The immune system defends the body from foreign, invading organisms, promoting protective immunity while maintaining tolerance to self. The implications of vitamin D deficiency on the immune system have become clearer in recent years and in the context of vitamin D deficiency, there appears to be an increased susceptibility to infection and a diathesis, in a genetically susceptible host to autoimmunity.
The classical actions of vitamin D are to promote calcium homeostasis and to promote bone health. Vitamin D enhances absorption of calcium in the small intestine and stimulates osteoclast differentiation and calcium reabsorption of bone. Vitamin D additionally promotes mineralization of the collagen matrix in bone. In humans, vitamin D is obtained from the diet or it is synthesized it in the skin (reviewed in [1
]). As vitamin D is cutaneously produced after exposure to UV B light, its synthesis is influenced by latitude, season, use of sunblock and skin pigmentation. Melanin absorbs UVB radiation inhibiting the synthesis of vitamin D from 7-dihydrocholesterol. This initial vitamin D compound is inactive and it is next hydroxylated in the liver to form 25 OH vitamin D3 (25 D). 25 D is also an inactive compound, but is the most reliable measurement of an individual’s vitamin D status. It is converted in the kidney to the active compound 1,25 dihydroxy vitamin D (1,25 D) or calcidiol by 1-α-hydroxylase (CYP27B1), an enzyme which is stimulated by PTH . 1,25 D may be further metabolized to the inactive 1,24,25 vitamin D by 24-hydroxylase (CYP24). 1,25 D levels are tightly regulated in a negative feedback loop. 1,25 D both inhibits renal 1-α-hydroxylase and stimulates the 24-hydroxylase enzymes, thus maintaining circulating levels within limited boundaries and preventing excessive vitamin D activity/signaling.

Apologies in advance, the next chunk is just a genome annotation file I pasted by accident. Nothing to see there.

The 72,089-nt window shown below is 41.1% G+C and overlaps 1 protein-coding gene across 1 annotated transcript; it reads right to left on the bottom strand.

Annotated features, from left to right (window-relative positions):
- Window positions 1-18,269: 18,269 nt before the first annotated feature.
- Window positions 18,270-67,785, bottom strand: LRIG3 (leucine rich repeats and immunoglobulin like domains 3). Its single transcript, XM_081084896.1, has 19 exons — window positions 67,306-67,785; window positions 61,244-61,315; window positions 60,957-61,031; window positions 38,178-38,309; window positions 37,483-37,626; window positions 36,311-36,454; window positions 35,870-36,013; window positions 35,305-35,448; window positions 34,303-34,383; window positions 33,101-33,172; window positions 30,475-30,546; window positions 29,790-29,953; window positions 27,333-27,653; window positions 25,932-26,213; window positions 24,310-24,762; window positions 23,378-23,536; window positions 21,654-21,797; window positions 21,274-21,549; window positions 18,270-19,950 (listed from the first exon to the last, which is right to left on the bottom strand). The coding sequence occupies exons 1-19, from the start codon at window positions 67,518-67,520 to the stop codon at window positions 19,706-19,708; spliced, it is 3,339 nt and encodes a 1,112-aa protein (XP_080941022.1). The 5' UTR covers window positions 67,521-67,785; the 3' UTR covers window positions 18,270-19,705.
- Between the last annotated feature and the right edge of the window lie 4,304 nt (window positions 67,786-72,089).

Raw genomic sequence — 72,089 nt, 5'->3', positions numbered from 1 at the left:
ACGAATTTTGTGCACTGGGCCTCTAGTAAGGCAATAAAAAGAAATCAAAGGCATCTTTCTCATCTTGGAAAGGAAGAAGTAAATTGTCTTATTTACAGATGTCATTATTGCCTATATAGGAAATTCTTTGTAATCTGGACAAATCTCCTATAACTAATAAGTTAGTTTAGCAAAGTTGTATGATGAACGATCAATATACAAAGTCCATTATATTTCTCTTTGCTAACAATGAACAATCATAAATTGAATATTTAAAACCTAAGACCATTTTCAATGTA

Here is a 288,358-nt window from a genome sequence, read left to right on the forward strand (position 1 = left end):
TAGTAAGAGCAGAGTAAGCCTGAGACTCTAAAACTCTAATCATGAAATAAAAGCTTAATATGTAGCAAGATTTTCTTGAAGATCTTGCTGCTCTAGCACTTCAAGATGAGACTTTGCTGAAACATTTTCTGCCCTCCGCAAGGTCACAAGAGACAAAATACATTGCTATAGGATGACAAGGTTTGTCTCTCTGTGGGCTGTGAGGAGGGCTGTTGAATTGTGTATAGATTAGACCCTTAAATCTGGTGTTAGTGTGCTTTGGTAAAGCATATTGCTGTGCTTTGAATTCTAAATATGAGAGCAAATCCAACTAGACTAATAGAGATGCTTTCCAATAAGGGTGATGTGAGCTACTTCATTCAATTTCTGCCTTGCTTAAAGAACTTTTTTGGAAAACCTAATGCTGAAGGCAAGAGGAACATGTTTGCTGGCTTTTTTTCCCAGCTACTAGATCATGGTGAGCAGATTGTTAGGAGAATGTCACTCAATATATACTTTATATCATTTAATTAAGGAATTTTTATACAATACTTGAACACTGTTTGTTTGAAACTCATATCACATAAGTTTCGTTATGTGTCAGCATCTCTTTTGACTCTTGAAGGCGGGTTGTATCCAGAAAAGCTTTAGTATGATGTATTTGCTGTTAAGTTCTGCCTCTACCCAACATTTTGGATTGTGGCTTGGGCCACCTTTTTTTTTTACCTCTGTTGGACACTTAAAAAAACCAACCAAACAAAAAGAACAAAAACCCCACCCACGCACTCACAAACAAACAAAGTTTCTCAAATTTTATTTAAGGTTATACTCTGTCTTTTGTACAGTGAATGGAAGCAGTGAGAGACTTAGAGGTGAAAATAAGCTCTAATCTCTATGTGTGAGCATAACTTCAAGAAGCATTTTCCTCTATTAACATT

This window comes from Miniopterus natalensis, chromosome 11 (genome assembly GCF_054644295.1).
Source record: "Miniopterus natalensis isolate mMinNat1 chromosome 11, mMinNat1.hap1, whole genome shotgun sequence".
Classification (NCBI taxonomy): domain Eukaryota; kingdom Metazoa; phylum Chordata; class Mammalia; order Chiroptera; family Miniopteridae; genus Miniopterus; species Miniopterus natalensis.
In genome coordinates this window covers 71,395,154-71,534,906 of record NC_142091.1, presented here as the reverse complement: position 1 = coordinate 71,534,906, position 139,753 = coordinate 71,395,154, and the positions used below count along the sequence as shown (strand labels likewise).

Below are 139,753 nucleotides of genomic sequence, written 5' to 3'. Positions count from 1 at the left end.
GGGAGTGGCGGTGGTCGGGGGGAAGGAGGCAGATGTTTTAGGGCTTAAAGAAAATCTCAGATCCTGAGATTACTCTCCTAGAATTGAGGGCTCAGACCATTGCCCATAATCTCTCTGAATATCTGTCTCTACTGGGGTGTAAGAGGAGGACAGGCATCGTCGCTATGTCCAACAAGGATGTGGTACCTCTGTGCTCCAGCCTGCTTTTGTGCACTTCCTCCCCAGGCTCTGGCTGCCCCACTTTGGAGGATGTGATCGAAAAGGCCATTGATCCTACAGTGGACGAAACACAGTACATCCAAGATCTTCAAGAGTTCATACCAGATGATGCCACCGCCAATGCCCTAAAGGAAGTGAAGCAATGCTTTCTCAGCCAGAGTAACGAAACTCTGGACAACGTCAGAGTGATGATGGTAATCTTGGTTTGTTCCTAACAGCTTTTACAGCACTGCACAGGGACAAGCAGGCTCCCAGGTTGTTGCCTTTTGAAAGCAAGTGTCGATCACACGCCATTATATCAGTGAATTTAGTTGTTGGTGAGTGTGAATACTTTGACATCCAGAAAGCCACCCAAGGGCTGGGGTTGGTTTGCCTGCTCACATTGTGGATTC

1,25 D acts on the intestine where it stimulates calcium reabsorption, and upon bone, where it promotes osteoblast differentiation and matrix calcification. The active hormone exerts its effects on these tissues by binding to the vitamin D receptor (VDR). This complex dimerizes with the retinoid X receptor (RXR) and the 1,25D-VDR-RXR heterodimer translocates to the nucleus where it binds vitamin D responsive elements (VDRE) in the promoter regions of vitamin D responsive genes and induces expression of these vitamin D responsive genes.
Many tissues other than the skeletal and intestine express the VDR including cells in the bone marrow, brain, colon, breast and malignant cells and immune cells suggesting that vitamin D may have functions other than calcium and bone homeostasis[2
]. Additionally, tissues other than the kidney express 1-α-hydroxylase and are capable of converting 25 D to 1,25 D, in non-renal compartments[1
]. Therefore, in addition to its endocrine functions, vitamin D may act in a paracrine or autocrine manner. Some of the more recently recognized non-classical actions of vitamin D include effects upon cell proliferation and differentiation as well immunologic effects resulting in an ability to maintain tolerance and to promote protective immunity. As antigen presenting cells (macrophages and dendritic cells), T cells and B cells have the necessary machinery to synthesize and respond to 1,25 D, vitamin D may act in a paracrine or autocrine manner in an immune environment. Moreover, local levels of 1,25 D may differ from systemic, circulating levels as local regulation of the enzymes synthesizing and inactivating vitamin D are different from the controls originating in the kidney. The extrarenal 1-α-hydroxylase enzyme in macrophages differs from the renal hydroxylase as it is not regulated by PTH[5
]. Instead, it is dependent upon circulating levels of 25 D or it may be induced by cytokines such as IFN-γ, IL-1 or TNF-α[6
]. Furthermore, the macrophage 24 hydroxylase enzyme is a non-functional splice variant, so there is no negative feedback of local 1,25 D production by 1,25 D.